Science fairs should be educational, exciting, and tons of fun, but — more often than not — they result in heartache and, if you have competitive kids like mine, in tears. Generally only 1 to 3 kids will place and the rest will go home having no idea why they weren’t selected as one of the best, what they could have done better, or what to improve upon next year. Consequently, many won’t even do a project next year because of the overall negative experience. This post was written to help avoid these issues.
Background: At school fairs, the school usually needs to select a specific number of projects that will represent the school at subsequent, higher-level competitions (e.g., county, regional, or state fairs). Most often, this selection process is based on the ranking of projects from eligible entries. Sometimes it is only first place, other times it is as many as 3 projects in each grade or in each category or some combination thereof. Unfortunately, this ranking becomes the focus of the science fair, but I argue that it does not need to be, because at the upper level fairs, no preference is given to the place earned at the school fair.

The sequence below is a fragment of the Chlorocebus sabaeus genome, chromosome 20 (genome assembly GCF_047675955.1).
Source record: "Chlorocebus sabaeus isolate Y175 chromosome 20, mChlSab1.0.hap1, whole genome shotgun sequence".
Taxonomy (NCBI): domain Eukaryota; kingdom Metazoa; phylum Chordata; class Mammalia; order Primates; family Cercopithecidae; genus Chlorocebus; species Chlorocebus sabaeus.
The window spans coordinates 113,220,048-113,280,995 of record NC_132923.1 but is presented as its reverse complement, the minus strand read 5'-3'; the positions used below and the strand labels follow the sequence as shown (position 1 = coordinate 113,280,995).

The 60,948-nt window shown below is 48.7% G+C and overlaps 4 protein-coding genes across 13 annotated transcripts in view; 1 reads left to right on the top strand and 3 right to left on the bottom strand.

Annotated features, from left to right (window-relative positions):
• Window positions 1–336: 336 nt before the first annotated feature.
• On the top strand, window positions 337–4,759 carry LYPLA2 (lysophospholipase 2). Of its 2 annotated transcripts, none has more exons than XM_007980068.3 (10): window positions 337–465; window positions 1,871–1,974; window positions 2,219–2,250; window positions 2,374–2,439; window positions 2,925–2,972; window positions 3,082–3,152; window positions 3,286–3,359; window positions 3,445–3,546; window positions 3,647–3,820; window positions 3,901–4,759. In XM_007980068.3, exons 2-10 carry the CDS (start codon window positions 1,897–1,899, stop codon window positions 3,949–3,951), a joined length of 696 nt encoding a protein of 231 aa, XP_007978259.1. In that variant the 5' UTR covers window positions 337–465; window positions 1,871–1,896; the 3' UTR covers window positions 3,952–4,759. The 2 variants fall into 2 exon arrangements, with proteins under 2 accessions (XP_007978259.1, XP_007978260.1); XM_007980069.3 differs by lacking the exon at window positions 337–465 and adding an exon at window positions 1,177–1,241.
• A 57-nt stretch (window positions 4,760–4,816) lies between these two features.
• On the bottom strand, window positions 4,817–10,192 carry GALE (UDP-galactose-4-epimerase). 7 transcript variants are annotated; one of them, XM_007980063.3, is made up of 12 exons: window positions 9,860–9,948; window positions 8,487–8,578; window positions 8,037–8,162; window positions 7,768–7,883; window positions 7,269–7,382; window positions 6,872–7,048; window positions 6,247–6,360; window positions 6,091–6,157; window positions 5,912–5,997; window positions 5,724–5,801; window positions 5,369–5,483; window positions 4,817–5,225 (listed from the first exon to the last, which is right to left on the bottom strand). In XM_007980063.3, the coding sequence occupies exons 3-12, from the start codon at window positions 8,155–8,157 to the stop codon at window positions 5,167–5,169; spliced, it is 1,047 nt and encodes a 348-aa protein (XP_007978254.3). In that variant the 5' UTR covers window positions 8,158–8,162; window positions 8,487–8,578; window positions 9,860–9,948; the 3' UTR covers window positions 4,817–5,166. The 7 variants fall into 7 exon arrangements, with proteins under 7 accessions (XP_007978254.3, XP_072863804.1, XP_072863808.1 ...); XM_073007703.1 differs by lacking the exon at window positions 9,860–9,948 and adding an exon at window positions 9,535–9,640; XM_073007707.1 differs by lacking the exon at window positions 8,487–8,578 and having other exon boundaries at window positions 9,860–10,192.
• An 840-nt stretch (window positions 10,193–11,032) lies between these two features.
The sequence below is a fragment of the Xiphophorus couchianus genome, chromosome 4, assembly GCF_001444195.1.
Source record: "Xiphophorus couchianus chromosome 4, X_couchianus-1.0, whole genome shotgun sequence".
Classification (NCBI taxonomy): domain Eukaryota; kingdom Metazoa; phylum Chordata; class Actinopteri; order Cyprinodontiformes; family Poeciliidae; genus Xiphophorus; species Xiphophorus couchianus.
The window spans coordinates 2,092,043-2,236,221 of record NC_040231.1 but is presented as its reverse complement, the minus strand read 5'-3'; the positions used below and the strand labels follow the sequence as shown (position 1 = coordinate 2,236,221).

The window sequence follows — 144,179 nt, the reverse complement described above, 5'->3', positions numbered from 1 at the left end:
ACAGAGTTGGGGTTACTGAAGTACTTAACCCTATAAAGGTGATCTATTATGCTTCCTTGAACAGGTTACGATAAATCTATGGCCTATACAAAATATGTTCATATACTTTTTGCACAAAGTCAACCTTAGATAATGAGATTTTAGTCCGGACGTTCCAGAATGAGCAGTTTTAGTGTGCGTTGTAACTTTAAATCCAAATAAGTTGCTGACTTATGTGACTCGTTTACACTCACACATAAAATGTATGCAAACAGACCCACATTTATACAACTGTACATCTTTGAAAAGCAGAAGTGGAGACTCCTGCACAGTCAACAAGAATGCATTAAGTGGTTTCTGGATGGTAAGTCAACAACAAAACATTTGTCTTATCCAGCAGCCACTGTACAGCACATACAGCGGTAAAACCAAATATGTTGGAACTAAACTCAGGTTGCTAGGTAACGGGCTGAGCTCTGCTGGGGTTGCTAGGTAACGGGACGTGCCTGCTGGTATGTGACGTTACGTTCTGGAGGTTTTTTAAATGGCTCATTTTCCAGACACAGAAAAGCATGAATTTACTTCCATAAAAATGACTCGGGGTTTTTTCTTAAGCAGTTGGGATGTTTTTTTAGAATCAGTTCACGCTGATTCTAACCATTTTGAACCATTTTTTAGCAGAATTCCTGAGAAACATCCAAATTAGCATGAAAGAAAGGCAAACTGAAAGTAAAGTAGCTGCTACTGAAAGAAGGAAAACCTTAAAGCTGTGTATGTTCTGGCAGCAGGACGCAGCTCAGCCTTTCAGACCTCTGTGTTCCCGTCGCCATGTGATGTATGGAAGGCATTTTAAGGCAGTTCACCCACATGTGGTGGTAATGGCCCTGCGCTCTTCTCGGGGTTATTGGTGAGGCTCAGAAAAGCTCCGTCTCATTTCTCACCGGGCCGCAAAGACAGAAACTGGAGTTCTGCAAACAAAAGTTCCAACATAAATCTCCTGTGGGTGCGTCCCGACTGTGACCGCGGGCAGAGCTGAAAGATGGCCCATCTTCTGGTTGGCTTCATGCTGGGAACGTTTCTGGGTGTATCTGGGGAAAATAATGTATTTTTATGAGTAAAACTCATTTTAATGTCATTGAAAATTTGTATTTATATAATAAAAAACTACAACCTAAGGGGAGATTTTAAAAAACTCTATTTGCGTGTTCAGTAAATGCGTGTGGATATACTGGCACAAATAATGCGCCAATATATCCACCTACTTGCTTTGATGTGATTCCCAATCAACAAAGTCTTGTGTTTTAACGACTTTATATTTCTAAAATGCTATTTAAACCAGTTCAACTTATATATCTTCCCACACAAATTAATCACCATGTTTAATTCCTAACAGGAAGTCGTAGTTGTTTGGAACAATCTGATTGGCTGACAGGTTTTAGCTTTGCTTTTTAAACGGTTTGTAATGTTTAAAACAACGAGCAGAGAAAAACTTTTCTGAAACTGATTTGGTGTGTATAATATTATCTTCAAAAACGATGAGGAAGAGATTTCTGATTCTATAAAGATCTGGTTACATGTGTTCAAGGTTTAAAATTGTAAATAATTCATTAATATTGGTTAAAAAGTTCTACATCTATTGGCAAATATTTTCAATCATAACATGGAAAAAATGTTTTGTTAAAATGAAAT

Alternative: Instead of ranking, identify the TOP 10 PROJECTS (named “in no particular order”) and then announce the 1 (or 3 or however many are allowed) that has been selected to compete at the next level. In addition, schools could also award as many award certificates as they so choose.
Award certificates for special recognition could be awarded for categories such as:
• Most creative
• Best use of Scientific Method
• Best visual display
• Most unusual topic
• Best integration of math
• Best interview
• Most interesting question/hypothesis
• Best in physical sciences
• Best in life sciences
• Best in environmental sciences
• Best engineering project
• Most disgusting
• Most difficult
• Most surprising results
In the end, the more efforts a school recognizes, the more likely students are to finish with a positive experience and the less likely they are to cry…